Afghanistan earthquake kills at least 1,000 people, but death toll is expected to rise

KABUL (Reuters) – The death toll from Wednesday’s earthquake in Afghanistan has reached 1,000, with more than 600 injured, and the death toll is expected to rise as information flows from remote mountain villages, disaster management officials said.

Pictures broadcast by Afghan media showed houses reduced to rubble and bodies lying on the ground

Salah El-Din Al-Ayoubi, an Interior Ministry official, said helicopters were deployed in the rescue efforts to reach the injured and transport medical supplies and food.

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“The death toll is likely to rise because some of the villages are located in remote areas in the mountains and it will take some time to gather the details,” he said.

The US Geological Survey said Wednesday’s earthquake was the deadliest in Afghanistan since 2002. It struck 44 kilometers (27 miles) from the southeastern city of Khost, near the border with Pakistan.

Disaster management officials said at least 1,000 were killed and 600 injured. However, local officials said the number of injured is higher.

“A thousand dead and 1,500 wounded, and this number may rise and many families are missing. The injured were transported to Kabul and Gardez,” Muhammad Amin Hudhaifa, director of media and culture in Paktika, told Reuters.

Al-Ayoubi added that most of the confirmed deaths were in the eastern province of Paktika, where 255 people were killed and more than 200 were injured. In Khost province, 25 were killed and 90 others were taken to hospital.

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Haibatullah Akhundzada, the supreme leader of the ruling Taliban movement, offered his condolences in a statement.

A rescue operation would be a major test for the Taliban, which seized the country last August and was cut off from much international aid due to sanctions.

The department said on Twitter that about 119 million people felt the shaking in Pakistan, Afghanistan and India, but there were no immediate reports of damage or injuries in Pakistan.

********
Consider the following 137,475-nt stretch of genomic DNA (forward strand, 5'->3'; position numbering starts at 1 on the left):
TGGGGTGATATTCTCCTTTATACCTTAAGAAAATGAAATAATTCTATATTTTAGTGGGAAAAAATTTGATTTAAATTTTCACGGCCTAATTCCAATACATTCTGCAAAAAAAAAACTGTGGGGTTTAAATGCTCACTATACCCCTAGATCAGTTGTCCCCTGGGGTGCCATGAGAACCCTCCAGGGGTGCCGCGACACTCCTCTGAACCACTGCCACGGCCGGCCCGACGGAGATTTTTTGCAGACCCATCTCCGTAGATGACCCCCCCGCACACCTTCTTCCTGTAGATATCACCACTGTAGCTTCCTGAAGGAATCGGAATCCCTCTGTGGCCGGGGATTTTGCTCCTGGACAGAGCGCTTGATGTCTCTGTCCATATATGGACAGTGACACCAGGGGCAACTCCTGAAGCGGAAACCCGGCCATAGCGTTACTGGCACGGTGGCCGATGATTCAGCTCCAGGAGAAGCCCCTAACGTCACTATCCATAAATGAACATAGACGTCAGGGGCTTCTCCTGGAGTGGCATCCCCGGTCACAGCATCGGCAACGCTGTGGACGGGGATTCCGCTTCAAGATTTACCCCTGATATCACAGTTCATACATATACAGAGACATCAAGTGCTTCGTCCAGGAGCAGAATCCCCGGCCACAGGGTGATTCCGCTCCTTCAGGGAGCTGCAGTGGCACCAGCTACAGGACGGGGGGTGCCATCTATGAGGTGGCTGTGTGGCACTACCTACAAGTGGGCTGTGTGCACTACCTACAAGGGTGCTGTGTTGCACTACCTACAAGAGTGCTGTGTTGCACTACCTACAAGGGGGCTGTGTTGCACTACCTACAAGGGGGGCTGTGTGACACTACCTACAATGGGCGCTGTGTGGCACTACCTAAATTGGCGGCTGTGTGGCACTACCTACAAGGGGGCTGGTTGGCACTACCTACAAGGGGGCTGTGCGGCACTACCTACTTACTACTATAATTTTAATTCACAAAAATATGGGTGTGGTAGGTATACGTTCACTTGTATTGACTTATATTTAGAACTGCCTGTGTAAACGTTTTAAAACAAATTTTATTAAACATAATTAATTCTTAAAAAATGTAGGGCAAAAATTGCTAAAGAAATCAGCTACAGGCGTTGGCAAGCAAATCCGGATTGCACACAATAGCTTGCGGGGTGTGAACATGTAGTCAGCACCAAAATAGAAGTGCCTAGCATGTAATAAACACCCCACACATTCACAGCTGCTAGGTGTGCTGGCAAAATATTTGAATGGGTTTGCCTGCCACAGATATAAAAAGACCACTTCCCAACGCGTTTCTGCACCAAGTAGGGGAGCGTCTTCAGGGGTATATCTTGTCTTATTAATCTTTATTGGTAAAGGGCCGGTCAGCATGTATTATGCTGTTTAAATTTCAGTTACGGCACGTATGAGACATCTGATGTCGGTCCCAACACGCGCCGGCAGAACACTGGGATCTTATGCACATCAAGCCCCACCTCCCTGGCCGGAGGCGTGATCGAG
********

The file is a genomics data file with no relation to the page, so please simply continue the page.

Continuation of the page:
EMSC put the earthquake’s strength at 6.1, although the USGC said it was 5.9.

Adding to the challenge for Afghan authorities are recent floods in several districts, which the disaster management agency said have killed 11 people, injured 50 and closed swathes of highways.

The disaster comes as Afghanistan has been grappling with a severe economic crisis since the Taliban took over as US-led international forces withdrew after two decades of war.

In response to the Taliban’s seizure of power, several countries imposed sanctions on the banking sector in Afghanistan and cut billions of dollars in development aid.

However, humanitarian aid continued with the work of international agencies, such as the United Nations.

The United Nations Office for the Coordination of Humanitarian Affairs (UNOCHA) said Afghanistan had asked humanitarian agencies to assist in the rescue efforts, and teams had been dispatched to the quake-hit area.

A foreign ministry spokesman said the Taliban welcomed international assistance. Neighboring Pakistan said it was working to provide assistance.

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Large parts of southern Asia are seismically active because the tectonic plate known as the Indian plate is pushing north into the Eurasian plate. Read more

In 2015, an earthquake struck remote northeastern Afghanistan, killing several hundred people in Afghanistan and neighboring northern Pakistan.

In January, an earthquake struck western Afghanistan, killing more than 20 people.

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Additional reporting by Shubham Kalia in Bengaluru, Muhammad Yunus Yawar in Kabul and Jibran Ahmed in Peshawar; Reporting by Kabul Newsroom, Alasdair Pal in Delhi; Written by Charlotte Greenfield and Gibran Bashimam; Editing by Robert Percell, Clarence Fernandez and Angus McSwan.

Our criteria: Thomson Reuters Trust Principles.

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